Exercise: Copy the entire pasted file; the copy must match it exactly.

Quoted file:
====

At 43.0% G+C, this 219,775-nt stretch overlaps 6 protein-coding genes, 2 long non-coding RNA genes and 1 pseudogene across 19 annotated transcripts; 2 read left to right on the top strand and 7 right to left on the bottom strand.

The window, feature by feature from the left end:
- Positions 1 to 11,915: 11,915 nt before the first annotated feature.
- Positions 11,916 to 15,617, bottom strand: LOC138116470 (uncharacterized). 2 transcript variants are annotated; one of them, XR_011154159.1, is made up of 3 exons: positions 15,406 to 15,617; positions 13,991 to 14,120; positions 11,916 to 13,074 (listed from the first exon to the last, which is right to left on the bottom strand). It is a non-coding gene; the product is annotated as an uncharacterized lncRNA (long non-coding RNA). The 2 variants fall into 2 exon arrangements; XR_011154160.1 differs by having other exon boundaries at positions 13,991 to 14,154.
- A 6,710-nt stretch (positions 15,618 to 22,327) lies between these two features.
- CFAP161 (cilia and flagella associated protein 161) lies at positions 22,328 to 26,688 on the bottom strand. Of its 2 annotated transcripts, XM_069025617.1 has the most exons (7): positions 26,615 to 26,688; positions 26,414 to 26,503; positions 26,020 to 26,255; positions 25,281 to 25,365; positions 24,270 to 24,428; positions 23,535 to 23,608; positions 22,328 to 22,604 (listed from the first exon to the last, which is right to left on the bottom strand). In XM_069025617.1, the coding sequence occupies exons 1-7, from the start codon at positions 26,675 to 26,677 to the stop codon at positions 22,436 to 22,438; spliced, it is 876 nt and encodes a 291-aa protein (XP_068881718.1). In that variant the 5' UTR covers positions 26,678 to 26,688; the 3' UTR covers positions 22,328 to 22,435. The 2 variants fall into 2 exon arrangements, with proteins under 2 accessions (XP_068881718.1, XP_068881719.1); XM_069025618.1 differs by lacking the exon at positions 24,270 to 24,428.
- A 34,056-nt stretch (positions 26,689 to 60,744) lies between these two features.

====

At 43.0% G+C, this 219,775-nt stretch overlaps 6 protein-coding genes, 2 long non-coding RNA genes and 1 pseudogene across 19 annotated transcripts; 2 read left to right on the top strand and 7 right to left on the bottom strand.

The window, feature by feature from the left end:
- Positions 1 to 11,915: 11,915 nt before the first annotated feature.
- Positions 11,916 to 15,617, bottom strand: LOC138116470 (uncharacterized). 2 transcript variants are annotated; one of them, XR_011154159.1, is made up of 3 exons: positions 15,406 to 15,617; positions 13,991 to 14,120; positions 11,916 to 13,074 (listed from the first exon to the last, which is right to left on the bottom strand). It is a non-coding gene; the product is annotated as an uncharacterized lncRNA (long non-coding RNA). The 2 variants fall into 2 exon arrangements; XR_011154160.1 differs by having other exon boundaries at positions 13,991 to 14,154.
- A 6,710-nt stretch (positions 15,618 to 22,327) lies between these two features.
- CFAP161 (cilia and flagella associated protein 161) lies at positions 22,328 to 26,688 on the bottom strand. Of its 2 annotated transcripts, XM_069025617.1 has the most exons (7): positions 26,615 to 26,688; positions 26,414 to 26,503; positions 26,020 to 26,255; positions 25,281 to 25,365; positions 24,270 to 24,428; positions 23,535 to 23,608; positions 22,328 to 22,604 (listed from the first exon to the last, which is right to left on the bottom strand). In XM_069025617.1, the coding sequence occupies exons 1-7, from the start codon at positions 26,675 to 26,677 to the stop codon at positions 22,436 to 22,438; spliced, it is 876 nt and encodes a 291-aa protein (XP_068881718.1). In that variant the 5' UTR covers positions 26,678 to 26,688; the 3' UTR covers positions 22,328 to 22,435. The 2 variants fall into 2 exon arrangements, with proteins under 2 accessions (XP_068881718.1, XP_068881719.1); XM_069025618.1 differs by lacking the exon at positions 24,270 to 24,428.
- A 34,056-nt stretch (positions 26,689 to 60,744) lies between these two features.